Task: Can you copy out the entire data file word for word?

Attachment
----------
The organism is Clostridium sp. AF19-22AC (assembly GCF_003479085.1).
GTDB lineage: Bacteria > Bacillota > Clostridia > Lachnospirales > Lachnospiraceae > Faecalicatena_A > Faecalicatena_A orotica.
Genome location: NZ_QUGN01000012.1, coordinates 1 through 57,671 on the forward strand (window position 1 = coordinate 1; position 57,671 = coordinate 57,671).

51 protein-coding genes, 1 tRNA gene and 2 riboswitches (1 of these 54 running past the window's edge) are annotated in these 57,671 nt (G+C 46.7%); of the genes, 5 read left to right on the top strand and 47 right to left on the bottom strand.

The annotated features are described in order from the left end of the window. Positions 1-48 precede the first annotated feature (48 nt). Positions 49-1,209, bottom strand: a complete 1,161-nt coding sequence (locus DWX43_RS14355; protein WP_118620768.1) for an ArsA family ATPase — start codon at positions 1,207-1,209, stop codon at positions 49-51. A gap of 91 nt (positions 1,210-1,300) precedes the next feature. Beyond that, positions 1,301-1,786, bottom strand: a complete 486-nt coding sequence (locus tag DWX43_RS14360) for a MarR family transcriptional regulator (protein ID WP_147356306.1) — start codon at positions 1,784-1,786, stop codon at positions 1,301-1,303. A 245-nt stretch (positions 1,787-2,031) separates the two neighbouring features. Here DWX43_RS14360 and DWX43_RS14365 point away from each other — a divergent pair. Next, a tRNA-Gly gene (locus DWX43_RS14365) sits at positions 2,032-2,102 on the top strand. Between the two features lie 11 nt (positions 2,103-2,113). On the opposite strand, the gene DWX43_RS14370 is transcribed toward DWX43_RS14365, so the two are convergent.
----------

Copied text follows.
The organism is Clostridium sp. AF19-22AC (assembly GCF_003479085.1).
GTDB lineage: Bacteria > Bacillota > Clostridia > Lachnospirales > Lachnospiraceae > Faecalicatena_A > Faecalicatena_A orotica.
Genome location: NZ_QUGN01000012.1, coordinates 1 through 57,671 on the forward strand (window position 1 = coordinate 1; position 57,671 = coordinate 57,671).

51 protein-coding genes, 1 tRNA gene and 2 riboswitches (1 of these 54 running past the window's edge) are annotated in these 57,671 nt (G+C 46.7%); of the genes, 5 read left to right on the top strand and 47 right to left on the bottom strand.

The annotated features are described in order from the left end of the window. Positions 1-48 precede the first annotated feature (48 nt). Positions 49-1,209, bottom strand: a complete 1,161-nt coding sequence (locus DWX43_RS14355; protein WP_118620768.1) for an ArsA family ATPase — start codon at positions 1,207-1,209, stop codon at positions 49-51. A gap of 91 nt (positions 1,210-1,300) precedes the next feature. Beyond that, positions 1,301-1,786, bottom strand: a complete 486-nt coding sequence (locus tag DWX43_RS14360) for a MarR family transcriptional regulator (protein ID WP_147356306.1) — start codon at positions 1,784-1,786, stop codon at positions 1,301-1,303. A 245-nt stretch (positions 1,787-2,031) separates the two neighbouring features. Here DWX43_RS14360 and DWX43_RS14365 point away from each other — a divergent pair. Next, a tRNA-Gly gene (locus DWX43_RS14365) sits at positions 2,032-2,102 on the top strand. Between the two features lie 11 nt (positions 2,103-2,113). On the opposite strand, the gene DWX43_RS14370 is transcribed toward DWX43_RS14365, so the two are convergent.